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Conflict and Commerce in Maritime East Asia: The Zheng Family and the Shaping of the Modern World, c.1620-1720
Published by Cambridge University Press
A major new interpretation of the Zheng family of merchants and militarists, who dominated the seventeenth-century China Seas.
The Zheng family of merchants and militarists emerged from the tumultuous seventeenth century amid a severe economic depression, a harrowing dynastic transition from the ethnic Chinese Ming to the Manchu Qing, and the first wave of European expansion into East Asia. Under four generations of leaders over six decades, the Zheng had come to dominate trade across the China Seas. Their average annual earnings matched, and at times exceeded, those of their fiercest rivals: the Dutch East India Company. Although nominally loyal to the Ming in its doomed struggle against the Manchus, the Zheng eventually forged an autonomous territorial state based on Taiwan with the potential to encompass the family's entire economic sphere of influence. Through the story of the Zheng, Xing Hang provides a fresh perspective on the economic divergence of early modern China from western Europe, its twenty-first-century resurgence, and the meaning of a Chinese identity outside China.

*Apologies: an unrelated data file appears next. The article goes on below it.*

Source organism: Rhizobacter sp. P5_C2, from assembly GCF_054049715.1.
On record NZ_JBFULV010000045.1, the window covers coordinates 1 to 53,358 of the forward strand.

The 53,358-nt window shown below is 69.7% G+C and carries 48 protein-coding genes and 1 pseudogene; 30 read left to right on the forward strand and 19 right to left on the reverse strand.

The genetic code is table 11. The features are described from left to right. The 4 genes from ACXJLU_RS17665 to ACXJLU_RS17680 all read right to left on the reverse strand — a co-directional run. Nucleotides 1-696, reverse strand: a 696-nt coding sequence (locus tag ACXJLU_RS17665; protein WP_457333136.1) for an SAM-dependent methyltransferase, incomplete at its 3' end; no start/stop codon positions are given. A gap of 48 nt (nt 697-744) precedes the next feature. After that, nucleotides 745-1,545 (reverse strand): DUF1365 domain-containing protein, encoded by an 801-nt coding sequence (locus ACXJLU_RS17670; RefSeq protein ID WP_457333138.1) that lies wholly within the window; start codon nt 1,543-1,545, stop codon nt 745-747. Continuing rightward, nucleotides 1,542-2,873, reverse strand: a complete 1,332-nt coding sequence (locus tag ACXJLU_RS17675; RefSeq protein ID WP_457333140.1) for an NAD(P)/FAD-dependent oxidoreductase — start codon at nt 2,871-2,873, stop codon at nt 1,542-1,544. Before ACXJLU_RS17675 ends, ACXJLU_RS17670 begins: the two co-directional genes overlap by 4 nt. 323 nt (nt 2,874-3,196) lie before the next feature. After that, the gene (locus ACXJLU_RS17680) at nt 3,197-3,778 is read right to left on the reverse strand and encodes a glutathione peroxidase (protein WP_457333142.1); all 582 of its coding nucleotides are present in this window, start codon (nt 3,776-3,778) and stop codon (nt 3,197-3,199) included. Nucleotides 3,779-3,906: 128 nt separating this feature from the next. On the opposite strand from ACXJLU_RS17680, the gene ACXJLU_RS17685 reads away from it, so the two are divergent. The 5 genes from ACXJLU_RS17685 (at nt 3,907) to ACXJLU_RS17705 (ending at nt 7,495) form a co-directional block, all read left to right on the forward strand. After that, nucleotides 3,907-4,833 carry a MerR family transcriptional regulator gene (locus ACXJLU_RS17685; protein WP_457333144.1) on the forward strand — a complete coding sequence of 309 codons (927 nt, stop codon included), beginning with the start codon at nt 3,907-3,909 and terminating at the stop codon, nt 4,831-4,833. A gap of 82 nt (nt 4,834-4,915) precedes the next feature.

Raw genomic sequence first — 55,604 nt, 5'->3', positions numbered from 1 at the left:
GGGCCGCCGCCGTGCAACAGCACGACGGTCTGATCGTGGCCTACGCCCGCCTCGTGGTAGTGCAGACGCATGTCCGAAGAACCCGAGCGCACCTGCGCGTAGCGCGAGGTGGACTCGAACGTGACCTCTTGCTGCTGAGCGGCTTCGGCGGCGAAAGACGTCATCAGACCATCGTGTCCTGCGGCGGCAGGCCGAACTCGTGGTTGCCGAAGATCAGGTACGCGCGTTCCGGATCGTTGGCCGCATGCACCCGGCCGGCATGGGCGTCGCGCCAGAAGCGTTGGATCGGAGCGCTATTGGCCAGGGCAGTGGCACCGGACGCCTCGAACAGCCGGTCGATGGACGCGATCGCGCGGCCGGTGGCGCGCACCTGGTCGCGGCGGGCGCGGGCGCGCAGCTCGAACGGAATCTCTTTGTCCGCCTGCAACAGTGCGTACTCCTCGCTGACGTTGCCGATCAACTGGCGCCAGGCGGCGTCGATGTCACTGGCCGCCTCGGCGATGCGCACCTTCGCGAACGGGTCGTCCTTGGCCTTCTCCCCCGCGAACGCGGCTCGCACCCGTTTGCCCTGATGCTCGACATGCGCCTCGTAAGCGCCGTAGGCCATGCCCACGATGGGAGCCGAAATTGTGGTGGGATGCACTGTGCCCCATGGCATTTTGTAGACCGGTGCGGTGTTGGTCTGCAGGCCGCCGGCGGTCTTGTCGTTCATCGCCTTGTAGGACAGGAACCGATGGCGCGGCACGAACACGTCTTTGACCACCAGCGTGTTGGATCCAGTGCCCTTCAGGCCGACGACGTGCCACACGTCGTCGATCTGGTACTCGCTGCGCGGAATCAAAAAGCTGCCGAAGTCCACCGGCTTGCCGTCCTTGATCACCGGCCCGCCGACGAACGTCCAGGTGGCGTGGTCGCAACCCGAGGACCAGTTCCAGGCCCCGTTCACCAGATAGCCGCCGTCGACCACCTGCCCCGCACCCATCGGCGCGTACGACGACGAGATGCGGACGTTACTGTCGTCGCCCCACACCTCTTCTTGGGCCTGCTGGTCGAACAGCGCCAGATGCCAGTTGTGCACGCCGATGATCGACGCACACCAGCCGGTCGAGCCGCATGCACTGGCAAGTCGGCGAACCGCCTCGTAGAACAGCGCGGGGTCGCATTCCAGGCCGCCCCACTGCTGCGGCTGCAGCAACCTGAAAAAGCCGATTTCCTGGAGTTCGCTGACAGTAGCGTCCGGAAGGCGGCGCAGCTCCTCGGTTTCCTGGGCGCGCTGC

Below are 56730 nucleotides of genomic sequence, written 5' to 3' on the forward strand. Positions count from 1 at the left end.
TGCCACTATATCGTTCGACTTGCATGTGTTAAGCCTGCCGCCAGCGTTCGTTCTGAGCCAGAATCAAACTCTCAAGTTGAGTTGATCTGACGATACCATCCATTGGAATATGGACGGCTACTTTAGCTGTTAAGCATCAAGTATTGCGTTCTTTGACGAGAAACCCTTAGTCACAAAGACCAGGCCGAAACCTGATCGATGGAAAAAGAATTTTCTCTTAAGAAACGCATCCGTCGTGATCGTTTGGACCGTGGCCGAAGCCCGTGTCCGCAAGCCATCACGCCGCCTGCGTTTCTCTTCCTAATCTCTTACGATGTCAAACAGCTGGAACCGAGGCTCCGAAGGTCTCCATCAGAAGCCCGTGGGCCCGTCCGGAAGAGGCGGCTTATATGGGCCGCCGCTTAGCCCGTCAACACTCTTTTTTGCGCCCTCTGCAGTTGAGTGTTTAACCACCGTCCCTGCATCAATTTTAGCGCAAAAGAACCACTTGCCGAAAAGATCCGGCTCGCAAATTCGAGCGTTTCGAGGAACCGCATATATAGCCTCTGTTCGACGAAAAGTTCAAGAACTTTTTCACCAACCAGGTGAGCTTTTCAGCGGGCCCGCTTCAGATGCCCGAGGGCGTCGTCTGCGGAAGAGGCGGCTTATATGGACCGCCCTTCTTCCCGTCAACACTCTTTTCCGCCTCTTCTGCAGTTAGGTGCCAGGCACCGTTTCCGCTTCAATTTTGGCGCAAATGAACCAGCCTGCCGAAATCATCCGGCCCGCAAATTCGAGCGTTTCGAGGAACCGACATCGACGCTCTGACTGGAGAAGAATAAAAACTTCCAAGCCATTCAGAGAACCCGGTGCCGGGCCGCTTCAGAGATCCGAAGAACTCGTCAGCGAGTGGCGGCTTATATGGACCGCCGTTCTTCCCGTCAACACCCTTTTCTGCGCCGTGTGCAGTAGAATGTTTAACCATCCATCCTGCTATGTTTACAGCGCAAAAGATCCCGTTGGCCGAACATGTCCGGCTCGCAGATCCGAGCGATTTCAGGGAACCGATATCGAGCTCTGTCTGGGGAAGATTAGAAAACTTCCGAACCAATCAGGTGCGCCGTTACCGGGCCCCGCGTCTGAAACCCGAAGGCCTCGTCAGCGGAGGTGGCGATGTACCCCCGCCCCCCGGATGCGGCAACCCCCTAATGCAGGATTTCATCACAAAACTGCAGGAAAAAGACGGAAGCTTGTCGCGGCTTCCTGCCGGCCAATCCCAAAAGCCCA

Introduction; 1. Setting the stage; 2. From smuggler-pirates to loyal Confucians; 3. Between trade and legitimacy; 4. Brave new world; 5. The Zheng state on Taiwan; 6. The lure of 'China'; 7. A contingent destruction; 8. Conclusion; Appendices; Bibliography; Index.
Xing Hang currently teaches at Brandeis University, Massachusetts. He is the author of the Encyclopedia of National Anthems (2011) and co-editor of Sea Rovers, Silver, and Samurai: Maritime East Asia in Global History, 1550-1700 (with Tonio Andrade, 2016). He has also written numerous articles and reviews for major journals, and is a recipient of many grants and awards, including the American Council of Learned Societies Henry Luce Fellowship and the Michael L. Walzer Prize for Excellence in Teaching.
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